The next step was for Polanski to undergo psychological assessment by two psychiatrists to determine whether he was a MDSO—Mentally Disordered Sex Offender. At the same time, a probation report was prepared—routinely done prior to sentencing in all cases.
On September 19, 1977, court again convened. The psychiatrists both reported that Polanski was not an MDSO and no one argued to the contrary. So the judge agreed that he would not have to be registered as a sex offender, and they moved on to the sentencing.
Dalton, Polanski’s lawyer, started out conciliatory, stating “no reasonable person would stand here and argue to you that Mr. Polanski is entitled to any special consideration,” but that he shouldn’t be treated more harshly either, then went on to say:
“This particular offense doesn't have the connotation of rape. It's not even an offense, a criminal offense, in about 13 of our states and in many places of the world… this is a crime that's been committed by policemen; it's been committed by probation officers assigned to counsel girls at a detention school; it's a crime that's been committed by people that have a far higher trust to their victims than did Roman Polanski… I feel he is a criminal only by accident; and that there are many complex social and psychological factors that were involved in this situational event which otherwise was a complete departure from his normal mode of conduct.”
He’d come to rue those last words. When prosecutor, Roger Gunson stood up to speak, he put all the pieces together, giving a complete view of the case that has not, until now, been fully revealed. Gunson began by referring to the report of one the psychiatrists, one with a poor reputation among Los Angeles district attorneys, Dr. Alvin Davis:
“Doctor Davis seems to misunderstand the underlying circumstances, when he indicates that the offense occurred as an isolated instance of transient poor judgment and loss of normal inhibitions, in circumstances of intimacy and collaboration in creative work; and with some coincidental alcohol and drug intoxication.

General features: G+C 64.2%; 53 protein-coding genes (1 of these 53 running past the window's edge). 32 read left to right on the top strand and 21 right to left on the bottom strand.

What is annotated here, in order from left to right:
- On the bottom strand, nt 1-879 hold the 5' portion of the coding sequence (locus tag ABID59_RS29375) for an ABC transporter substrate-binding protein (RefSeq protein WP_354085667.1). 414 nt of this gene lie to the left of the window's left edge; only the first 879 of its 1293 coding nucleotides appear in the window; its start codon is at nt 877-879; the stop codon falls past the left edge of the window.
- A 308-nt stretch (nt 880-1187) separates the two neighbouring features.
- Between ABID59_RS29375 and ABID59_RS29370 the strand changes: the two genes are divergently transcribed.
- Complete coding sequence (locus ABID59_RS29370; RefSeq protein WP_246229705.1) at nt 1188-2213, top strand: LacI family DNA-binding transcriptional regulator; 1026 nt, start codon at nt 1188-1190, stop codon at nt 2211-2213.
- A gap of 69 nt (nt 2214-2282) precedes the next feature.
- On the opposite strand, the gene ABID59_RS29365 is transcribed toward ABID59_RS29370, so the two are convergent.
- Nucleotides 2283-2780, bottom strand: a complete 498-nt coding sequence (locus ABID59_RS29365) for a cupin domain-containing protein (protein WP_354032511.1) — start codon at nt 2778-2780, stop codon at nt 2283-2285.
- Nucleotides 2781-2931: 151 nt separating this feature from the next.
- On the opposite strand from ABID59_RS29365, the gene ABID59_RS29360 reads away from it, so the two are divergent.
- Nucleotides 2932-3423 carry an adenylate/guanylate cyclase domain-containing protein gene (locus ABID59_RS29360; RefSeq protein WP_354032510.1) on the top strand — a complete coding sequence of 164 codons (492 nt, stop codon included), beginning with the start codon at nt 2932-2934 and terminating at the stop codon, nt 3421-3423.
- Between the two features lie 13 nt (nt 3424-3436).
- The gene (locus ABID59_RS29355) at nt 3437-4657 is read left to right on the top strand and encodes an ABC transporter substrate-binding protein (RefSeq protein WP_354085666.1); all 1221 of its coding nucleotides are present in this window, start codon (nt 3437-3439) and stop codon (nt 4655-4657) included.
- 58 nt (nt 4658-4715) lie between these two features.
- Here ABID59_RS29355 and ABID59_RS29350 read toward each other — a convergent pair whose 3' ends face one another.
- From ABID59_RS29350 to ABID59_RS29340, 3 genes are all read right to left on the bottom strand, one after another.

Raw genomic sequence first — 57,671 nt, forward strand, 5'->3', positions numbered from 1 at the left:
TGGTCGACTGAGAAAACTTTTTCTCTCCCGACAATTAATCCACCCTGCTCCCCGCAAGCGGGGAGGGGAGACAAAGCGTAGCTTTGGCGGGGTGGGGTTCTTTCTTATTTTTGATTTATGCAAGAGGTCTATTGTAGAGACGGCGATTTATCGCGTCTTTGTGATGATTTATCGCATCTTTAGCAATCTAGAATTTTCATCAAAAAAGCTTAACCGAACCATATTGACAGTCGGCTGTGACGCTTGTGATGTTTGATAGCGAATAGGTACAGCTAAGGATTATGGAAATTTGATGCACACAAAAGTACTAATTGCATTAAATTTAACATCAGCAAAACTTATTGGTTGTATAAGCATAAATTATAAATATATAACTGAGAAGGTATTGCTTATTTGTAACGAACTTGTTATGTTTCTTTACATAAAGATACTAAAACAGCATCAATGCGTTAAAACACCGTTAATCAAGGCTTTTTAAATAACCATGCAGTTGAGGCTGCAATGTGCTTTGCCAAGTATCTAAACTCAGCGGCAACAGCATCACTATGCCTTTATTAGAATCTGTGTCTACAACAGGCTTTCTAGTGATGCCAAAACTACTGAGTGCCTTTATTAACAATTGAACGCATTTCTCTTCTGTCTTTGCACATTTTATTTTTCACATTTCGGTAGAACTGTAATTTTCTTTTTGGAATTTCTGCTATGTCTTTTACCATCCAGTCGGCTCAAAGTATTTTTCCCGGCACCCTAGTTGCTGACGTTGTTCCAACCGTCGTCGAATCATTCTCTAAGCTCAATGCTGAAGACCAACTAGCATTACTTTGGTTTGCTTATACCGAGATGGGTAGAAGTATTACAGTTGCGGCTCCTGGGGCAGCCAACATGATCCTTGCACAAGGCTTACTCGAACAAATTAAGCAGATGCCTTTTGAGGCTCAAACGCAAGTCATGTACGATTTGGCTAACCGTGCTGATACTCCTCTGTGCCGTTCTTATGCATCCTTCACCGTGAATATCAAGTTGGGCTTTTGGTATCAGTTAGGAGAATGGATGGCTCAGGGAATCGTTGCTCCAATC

He also indicates that the sexual activities occurred naturally and mutually.”
“Naturally and mutually.” A 44-year-old man who dopes, rapes and sodomizes a 13-year-old girl. Gurson went in for the kill:
“From the testimony at the Grand Jury and from the Grand Jury transcript, we know that not to be true. We know from the probation report that—from letters sent in that Mr. Polanski is of very high intelligence. One friend indicates that Mr. Polanski is almost a teetotaler. And we also have information in the probation report that Mr. Polanski has received a prescription for 150 milligram quaalude, for jet fatigue in his travels throughout the world. However, the evidence indicates that if Mr. Polanski is of high intelligence, and if he is next to a teetotaler, and if he was not a user of drugs, then why do we have a—the situation that we have in this case?”
Gurson’s implication: Polanski that Champagne so he could pour it down his victim’s throat? As for the 150 milligram Quaalude: